Sid Meier's Civilization Revolution DS Review

If happiness is a warm gun,Civilization Revolution is sure to cause shouts of glee from DS owners across the world. Filled with an arsenal from ancient and modern times, it's your ticket to handheld world domination. Thank you Sid Meier, thank you.

Create a world in your image with single-player scenarios or on a random map. Depending on the difficulty level, your game can be a quick sweep of destruction across the land or a drawn out conflict ruled by strategic decisions. In addition, wireless capabilities let you challenge up to four friends to a multiplayer battle royale.

Much like the Civilization games of yore, Revolution comes packed with a saucy group of world leaders ready for action. Jump directly into play on a random map where a military free-for all awaits or complete specific objectives in a scenario.

As much as Revolution looks like a regular PC Civilization game, this release is developed specifically for the DS and includes several differences. For starters, each game plays out much faster than Revolution's PC cousins. The long wait for military units and buildings to be completed is gone, and you'll often find yourself creating new structures with each turn. While this fast-paced action can be exciting, strategists may find themselves eating the dust of their trigger-finger counterparts.

In each random map you must expand your empire with developments in technology and culture to reach four pre-determined victory conditions. Sadly, there are no customization options for random scenarios other than selecting your leader and the difficulty level. However, the developers included an assortment of era bonuses for each commander such as boosts in production, culture and gold.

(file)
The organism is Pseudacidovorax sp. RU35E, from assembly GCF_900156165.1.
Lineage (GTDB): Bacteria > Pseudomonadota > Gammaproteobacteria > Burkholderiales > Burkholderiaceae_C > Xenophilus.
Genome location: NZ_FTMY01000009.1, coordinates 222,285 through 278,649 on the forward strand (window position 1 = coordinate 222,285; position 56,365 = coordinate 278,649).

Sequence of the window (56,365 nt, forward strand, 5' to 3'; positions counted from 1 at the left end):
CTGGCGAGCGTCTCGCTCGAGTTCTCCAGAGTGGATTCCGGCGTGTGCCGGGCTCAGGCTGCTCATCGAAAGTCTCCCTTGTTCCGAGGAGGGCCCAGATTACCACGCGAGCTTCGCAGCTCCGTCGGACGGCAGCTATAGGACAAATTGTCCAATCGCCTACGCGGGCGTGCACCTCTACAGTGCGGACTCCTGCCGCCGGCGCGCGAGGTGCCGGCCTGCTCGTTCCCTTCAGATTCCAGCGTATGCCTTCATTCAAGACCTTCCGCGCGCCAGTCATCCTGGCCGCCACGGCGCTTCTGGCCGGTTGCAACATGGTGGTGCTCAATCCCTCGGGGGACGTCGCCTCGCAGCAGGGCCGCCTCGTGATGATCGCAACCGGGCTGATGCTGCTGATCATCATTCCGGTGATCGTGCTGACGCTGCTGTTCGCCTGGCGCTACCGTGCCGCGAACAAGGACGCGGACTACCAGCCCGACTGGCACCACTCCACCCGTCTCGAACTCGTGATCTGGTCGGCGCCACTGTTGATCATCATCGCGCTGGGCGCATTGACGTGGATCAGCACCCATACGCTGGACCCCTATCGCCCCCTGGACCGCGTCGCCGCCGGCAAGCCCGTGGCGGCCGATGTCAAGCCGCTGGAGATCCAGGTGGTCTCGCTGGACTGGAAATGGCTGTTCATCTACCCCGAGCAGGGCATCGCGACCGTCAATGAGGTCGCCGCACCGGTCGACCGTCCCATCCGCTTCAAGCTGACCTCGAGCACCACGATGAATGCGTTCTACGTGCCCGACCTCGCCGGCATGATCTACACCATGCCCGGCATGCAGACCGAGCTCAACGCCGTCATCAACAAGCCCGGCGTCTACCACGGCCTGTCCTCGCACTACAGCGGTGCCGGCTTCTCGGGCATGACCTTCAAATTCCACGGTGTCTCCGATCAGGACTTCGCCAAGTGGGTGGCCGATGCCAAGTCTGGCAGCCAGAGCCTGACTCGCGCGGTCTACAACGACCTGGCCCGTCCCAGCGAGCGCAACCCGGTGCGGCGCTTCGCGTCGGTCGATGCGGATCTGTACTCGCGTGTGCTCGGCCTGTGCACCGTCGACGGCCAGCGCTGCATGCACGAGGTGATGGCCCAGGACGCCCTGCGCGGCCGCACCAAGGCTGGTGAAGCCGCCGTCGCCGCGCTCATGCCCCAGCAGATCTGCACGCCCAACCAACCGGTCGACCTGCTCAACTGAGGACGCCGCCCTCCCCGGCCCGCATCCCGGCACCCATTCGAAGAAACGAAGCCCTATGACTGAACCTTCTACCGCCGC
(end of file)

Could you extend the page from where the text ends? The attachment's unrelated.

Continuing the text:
Each city can produce a building and a choice of land, sea or air units. Once you make a selection, it is continuously produced until you select something different. As you enter new eras, there are no automatic upgrades, so expect to send machine gunners out to finish the pike men's job. Keeping track of your platoons may become difficult as your size increases. To keep control of your massive battalion, the developers included an option to form an army with three of the same units.

The game automatically selects cities, troops and artillery ready for action, but we noticed that inactive combatants are skipped unless you remember to give them an order. Combat is fun, but seems uncontrollable. You can choose to attack your opponent, but the action is automatic and sometimes leaves you wondering how a single veteran archer could possibly defeat your ninja tank brigade.

Despite the fast pace, we found that one game may take a few waiting rooms and car trips to complete. If you make it through the scenarios and want something besides a random skirmish, you can download the Game of the Week and work your way to high scores.

As the game goes on, the map becomes riddled wit, cruisers, cities, riflemen, bombers and cavalry. Even with the army option, this clutter is possibly the only downside to the game with exception to the controls. The stylus works just fine, but it is mildly difficult to use when creating a new path for units to follow.

We put away the stylus and played with the buttons, but then you have to pull out the stylus or your finger if you want to select a certain unit within a stack. These stacks are not armies; rather they are just a conglomerate of soldiers who happen to occupy the same square.

Unlike other versions of Civilization, workers do their thing automatically rather than waiting around for you to determine their careers. Food and goods feed your people and build your economy while you concentrate on the war at hand.

Civilization Revolution makes our DS smile. The game is sweet strategic candy wrapped in replay chocolate. There are a few drawbacks, but not enough to make us cranky. Whatever your pleasure you are sure to find a massive dose of engaging gameplay, so put Civilization Revolution on your list of things to buy.

What's Hot: Fast pace, less micromanaging, four ways to win, Game of the Week, bonuses for discovering a technology first.

What's Not: Game almost plays for you, requires heavy use of short-term memory, cannot set-up victory conditions or customize random maps.